Even with Karl-Anthony Towns back, Naz Reid’s minutes aren’t going anywhere
If the center/forward is going to stay in Minnesota, the Wolves need to see how he fits on the floor with Towns and Gobert
It was only fair to wonder if Karl-Anthony Towns’ return from a calf strain that had sidelined him since late November would lead to a diminishing, or even full-on extinction of Naz Reid’s minutes.
Between Rudy Gobert and Towns, there simply aren’t available minutes at the center spot. Towns starts at the power forward spot, a position where Kyle Anderson has also excelled.
But Reid never pondered the thought of not playing much ahead of Wednesday’s contest against Atlanta.
“Even if it was (the case), it is what it is,” he said. “I’ve got to keep fighting to get in my position and do what I do. I’m not really tripping.”
There is currently no reason to. Not only did Reid play Wednesday, he tallied 26 points on 11-for-15 in 26 minutes, playing a critical role in Minnesota’s 125-124 victory.
“Naz was spectacular. He really was. He played offensively like he didn’t try to change how he played. I think that was key,” Timberwolves coach Chris Finch said. “Defensively, he was really good. He got his hands on a bunch of stuff. He guarded well.”
Other than a couple of minutes where Gobert and Towns — who was limited to 26 minutes in his first game in four months — were off the floor, Reid’s minutes all came at the power forward spot. Those lineups frankly haven’t been good for Minnesota during Reid’s career. But the Wolves are determined to keep them coming if that’s what’s required to keep Reid on the floor.
“He’s been one of our better players all year. We’ve got to find a way to make the two-big lineup work. It has to be who we are in these last eight (regular-season) games,” Finch said. “We have the flexibility to go a lot of different directions, but when a guy’s playing this well, he deserves to be out there in some form or fashion. It’s my job to figure it out.”
That’s quite an endorsement from the head coach but it’s clear Finch isn’t the only one who feels that way about Reid. Teammates openly praise his play and potential. Austin Rivers noted earlier this season how much better Reid is than he thought upon arrival. Mike Conley echoed that sentiment Wednesday.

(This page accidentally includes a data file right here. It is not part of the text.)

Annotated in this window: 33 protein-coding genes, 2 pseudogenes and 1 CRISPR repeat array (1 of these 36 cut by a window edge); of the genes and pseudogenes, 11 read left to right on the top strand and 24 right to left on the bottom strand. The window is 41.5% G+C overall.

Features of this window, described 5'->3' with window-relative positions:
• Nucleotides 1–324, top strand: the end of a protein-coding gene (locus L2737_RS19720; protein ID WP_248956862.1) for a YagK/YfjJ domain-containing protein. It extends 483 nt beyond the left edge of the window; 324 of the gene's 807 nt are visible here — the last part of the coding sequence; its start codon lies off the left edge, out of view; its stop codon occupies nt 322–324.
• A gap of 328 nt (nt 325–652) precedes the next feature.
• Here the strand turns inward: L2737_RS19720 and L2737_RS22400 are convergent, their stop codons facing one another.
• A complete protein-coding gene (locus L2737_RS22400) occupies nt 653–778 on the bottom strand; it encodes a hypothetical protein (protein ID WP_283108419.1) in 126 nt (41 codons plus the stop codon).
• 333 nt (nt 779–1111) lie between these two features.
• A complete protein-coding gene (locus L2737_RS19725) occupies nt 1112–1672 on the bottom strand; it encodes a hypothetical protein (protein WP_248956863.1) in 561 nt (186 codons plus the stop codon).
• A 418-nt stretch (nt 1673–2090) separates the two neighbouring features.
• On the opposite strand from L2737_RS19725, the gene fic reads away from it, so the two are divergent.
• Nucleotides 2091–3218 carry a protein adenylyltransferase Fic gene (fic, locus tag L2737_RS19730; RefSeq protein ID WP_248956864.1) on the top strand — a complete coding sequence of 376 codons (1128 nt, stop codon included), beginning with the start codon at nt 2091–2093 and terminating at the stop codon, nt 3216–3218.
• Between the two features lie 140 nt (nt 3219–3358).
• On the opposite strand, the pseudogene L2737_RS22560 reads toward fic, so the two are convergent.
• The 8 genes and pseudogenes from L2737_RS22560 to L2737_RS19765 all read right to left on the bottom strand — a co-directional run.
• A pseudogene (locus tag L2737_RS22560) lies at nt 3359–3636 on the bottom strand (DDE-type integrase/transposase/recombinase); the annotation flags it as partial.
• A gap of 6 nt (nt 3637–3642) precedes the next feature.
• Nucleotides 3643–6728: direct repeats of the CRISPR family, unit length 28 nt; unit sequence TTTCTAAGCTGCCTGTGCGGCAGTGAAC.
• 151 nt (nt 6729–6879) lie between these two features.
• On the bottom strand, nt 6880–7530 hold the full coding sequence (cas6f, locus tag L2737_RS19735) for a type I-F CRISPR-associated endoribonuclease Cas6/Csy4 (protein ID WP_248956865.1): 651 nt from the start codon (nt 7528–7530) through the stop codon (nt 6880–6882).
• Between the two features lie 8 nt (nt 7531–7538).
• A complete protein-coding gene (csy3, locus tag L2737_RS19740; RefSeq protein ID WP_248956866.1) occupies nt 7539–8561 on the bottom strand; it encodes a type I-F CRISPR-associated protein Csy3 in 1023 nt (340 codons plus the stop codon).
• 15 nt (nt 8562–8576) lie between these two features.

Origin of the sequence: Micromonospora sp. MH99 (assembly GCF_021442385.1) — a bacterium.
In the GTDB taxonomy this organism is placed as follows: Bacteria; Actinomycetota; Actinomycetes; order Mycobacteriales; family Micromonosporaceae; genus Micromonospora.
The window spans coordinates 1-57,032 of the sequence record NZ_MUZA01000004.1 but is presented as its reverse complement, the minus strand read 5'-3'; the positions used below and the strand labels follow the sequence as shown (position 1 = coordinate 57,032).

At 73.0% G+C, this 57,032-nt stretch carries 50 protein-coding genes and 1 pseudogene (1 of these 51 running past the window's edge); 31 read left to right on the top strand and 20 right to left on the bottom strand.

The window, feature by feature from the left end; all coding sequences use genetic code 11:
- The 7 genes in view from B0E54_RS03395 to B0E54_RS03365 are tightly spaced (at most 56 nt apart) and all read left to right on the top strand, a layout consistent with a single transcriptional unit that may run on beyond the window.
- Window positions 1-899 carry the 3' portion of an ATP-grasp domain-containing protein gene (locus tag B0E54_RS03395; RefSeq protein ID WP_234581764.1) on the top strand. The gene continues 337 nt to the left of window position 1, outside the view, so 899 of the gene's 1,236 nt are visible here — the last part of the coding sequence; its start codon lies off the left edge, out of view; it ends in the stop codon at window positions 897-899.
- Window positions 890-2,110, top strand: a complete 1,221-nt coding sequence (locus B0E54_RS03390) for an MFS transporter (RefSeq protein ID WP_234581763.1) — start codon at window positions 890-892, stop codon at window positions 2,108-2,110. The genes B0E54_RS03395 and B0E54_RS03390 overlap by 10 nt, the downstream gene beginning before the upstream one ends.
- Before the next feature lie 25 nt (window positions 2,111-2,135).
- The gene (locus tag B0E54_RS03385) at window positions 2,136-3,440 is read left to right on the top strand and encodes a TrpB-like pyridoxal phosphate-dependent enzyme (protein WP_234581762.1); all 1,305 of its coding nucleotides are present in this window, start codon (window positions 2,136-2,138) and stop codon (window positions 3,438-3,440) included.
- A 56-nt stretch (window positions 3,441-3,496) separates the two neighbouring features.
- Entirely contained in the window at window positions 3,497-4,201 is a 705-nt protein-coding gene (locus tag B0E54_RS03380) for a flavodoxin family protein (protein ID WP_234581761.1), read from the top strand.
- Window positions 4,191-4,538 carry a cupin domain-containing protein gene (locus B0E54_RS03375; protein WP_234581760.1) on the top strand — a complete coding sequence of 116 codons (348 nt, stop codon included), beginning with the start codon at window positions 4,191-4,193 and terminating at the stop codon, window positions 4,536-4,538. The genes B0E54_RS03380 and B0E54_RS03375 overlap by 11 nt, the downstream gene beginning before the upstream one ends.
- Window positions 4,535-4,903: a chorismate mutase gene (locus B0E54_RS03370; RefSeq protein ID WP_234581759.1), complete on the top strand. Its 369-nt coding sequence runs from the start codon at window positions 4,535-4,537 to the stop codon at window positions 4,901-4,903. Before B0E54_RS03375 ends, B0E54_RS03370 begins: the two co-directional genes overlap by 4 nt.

“I thought he was good playing against him but I didn’t know his bag; he has such a variety in his bag. He can just do so many different things. He’s like a guard at his position,” Conley said. “He’s got great skill around the rim, his touch around the rim is unbelievable. His shooting ability is a lot better than I thought. It’s a lot that he’s shown me in a little bit of time.”
That’s certainly a possibility, even as Reid heads into unrestricted free agency this offseason. The center’s play this season means he’ll certainly have suitors willing to offer him more money and a bigger role than he’s experienced to date in Minnesota.
The Wolves likely won’t let him walk easily, but for Reid to stay, the team and the player need to know how he fits into the two-big lineup. His play on Wednesday made it look more feasible than it ever has; he looked like the same dynamic player he is as a center even when lined up alongside Gobert.
“I think I’ve built enough confidence, and my teammates have built enough confidence in me to believe that I can go out there and do those things no matter who’s on the floor, whether it’s those (centers) or guards, whoever it may be,” Reid said. “Just to go out there and produce whichever way I can.”
That’s all Finch wants.
“Put yourself in actions, be that dynamic player that you still are,” the coach said. “Even if Rudy is in there, you can still mix some rolls. We had a couple big-to-big plays (Wednesday that) we haven’t seen that for a little while, and one of Naz’s benefits early in the season, when he was playing really well when we were playing him as a four, he was moving the ball side to side for us, kinda being a catalyst for us.”
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